3) Trust them. Trust your parenting and trust that you’ve raised a well-rounded individual who can make the right decisions. Does this mean they always will? No, of course not, but you should start by giving them the benefit of the doubt. Example: our 16-year-old told us that he was offered alcohol by some older teen friends of his. We didn’t freak out. We didn’t condemn him. Instead, we listened and then asked him what he did; and guess what? He made the right decision on his own.

4) Give them space. Trust me, they need it. Respect their privacy and allow for them to have time alone. They’ve got a ton of things they’re trying to figure out.

5) Let them know they are loved unconditionally.  Your love and support should come with no bounds. No matter how bad they might mess up, no matter how dark their thoughts may be, no matter what sexual preference they have, no matter what gender roles they identify with- you will always love them and be there for them, and they need to know that.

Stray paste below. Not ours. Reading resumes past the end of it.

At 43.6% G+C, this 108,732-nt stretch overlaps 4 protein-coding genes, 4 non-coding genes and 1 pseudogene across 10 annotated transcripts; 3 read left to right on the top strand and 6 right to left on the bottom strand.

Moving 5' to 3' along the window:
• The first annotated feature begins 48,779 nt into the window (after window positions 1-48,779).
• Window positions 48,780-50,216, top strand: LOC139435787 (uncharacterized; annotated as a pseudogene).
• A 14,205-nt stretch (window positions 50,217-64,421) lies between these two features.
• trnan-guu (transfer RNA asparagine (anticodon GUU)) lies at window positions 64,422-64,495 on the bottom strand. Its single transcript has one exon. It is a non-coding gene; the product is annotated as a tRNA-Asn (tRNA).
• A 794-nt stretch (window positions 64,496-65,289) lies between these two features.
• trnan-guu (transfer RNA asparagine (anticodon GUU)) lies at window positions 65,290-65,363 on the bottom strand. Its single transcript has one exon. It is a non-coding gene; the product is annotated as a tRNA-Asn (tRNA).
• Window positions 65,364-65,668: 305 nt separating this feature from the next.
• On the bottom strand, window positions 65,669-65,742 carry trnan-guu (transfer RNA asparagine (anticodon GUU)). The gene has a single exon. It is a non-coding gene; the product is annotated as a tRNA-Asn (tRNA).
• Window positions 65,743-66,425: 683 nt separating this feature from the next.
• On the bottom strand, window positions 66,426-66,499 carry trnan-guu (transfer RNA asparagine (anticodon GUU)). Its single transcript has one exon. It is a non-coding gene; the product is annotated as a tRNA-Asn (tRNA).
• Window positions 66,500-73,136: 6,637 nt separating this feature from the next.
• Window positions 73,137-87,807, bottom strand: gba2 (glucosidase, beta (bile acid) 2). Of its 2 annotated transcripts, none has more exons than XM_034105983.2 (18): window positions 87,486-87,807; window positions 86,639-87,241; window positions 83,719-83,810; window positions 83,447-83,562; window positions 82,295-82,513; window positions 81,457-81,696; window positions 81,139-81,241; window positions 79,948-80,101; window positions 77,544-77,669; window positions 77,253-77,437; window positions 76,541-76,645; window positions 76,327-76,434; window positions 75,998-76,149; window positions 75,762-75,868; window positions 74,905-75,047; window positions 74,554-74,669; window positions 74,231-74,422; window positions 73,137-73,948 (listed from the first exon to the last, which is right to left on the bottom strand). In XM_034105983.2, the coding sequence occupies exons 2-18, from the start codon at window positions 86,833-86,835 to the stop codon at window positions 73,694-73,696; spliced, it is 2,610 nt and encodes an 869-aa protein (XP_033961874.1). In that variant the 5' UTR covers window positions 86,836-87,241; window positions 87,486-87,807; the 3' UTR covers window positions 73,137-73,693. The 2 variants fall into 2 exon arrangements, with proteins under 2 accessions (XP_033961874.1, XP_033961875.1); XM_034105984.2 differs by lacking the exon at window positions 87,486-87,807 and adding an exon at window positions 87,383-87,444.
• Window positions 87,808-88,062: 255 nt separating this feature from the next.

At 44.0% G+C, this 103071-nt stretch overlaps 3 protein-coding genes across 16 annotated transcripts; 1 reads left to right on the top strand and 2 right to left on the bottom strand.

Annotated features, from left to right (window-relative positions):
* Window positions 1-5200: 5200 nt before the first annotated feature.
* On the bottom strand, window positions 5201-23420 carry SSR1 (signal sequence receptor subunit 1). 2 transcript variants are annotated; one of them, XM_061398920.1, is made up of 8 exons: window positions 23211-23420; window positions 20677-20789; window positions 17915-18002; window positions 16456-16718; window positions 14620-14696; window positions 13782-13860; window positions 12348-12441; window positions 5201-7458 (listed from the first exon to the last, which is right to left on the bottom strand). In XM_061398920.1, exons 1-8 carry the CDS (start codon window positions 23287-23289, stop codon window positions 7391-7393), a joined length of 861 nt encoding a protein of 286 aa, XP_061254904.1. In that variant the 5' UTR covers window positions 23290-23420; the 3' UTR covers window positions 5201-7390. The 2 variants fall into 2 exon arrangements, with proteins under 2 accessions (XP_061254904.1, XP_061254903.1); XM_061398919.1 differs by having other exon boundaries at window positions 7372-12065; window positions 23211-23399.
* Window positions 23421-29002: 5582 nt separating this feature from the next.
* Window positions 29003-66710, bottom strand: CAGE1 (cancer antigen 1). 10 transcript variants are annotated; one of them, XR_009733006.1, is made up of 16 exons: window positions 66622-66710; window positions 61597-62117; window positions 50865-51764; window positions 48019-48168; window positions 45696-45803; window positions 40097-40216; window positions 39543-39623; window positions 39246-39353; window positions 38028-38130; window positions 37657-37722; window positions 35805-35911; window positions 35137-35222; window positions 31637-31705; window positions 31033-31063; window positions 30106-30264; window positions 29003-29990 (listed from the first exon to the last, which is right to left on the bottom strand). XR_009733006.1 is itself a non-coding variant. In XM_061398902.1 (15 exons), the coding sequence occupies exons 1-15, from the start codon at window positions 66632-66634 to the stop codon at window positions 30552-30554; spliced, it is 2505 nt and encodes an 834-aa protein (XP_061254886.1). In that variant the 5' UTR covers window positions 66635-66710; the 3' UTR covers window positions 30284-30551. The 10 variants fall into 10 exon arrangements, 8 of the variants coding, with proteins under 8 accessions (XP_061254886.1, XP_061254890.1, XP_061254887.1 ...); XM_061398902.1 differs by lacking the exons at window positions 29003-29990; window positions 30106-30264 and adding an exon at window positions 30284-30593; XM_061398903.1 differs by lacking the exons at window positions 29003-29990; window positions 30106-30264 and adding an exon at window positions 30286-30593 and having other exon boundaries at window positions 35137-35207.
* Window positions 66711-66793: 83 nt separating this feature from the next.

What a blessing it is to be able to watch our children grow up. Not everyone gets this opportunity, so make the extra effort when you can. I promise it will be worth it.

Moms, Get in The Picture {Giveaway Announcement}

Giveaway product generously provided by www.sharpimagesphotographic.com

It’s hard to believe that this time last year, our entire state was locked down to contain the spread of the COVID-19 virus. We couldn’t think passed the next two weeks, let alone imagine what a year ahead would look like.  School buildings were closed, playgrounds were closed and basically any place with a door on it, closed. We couldn’t pass the time at the mall or go to museums and all our favorite activities were closed. There wasn’t much else to do, except go outside.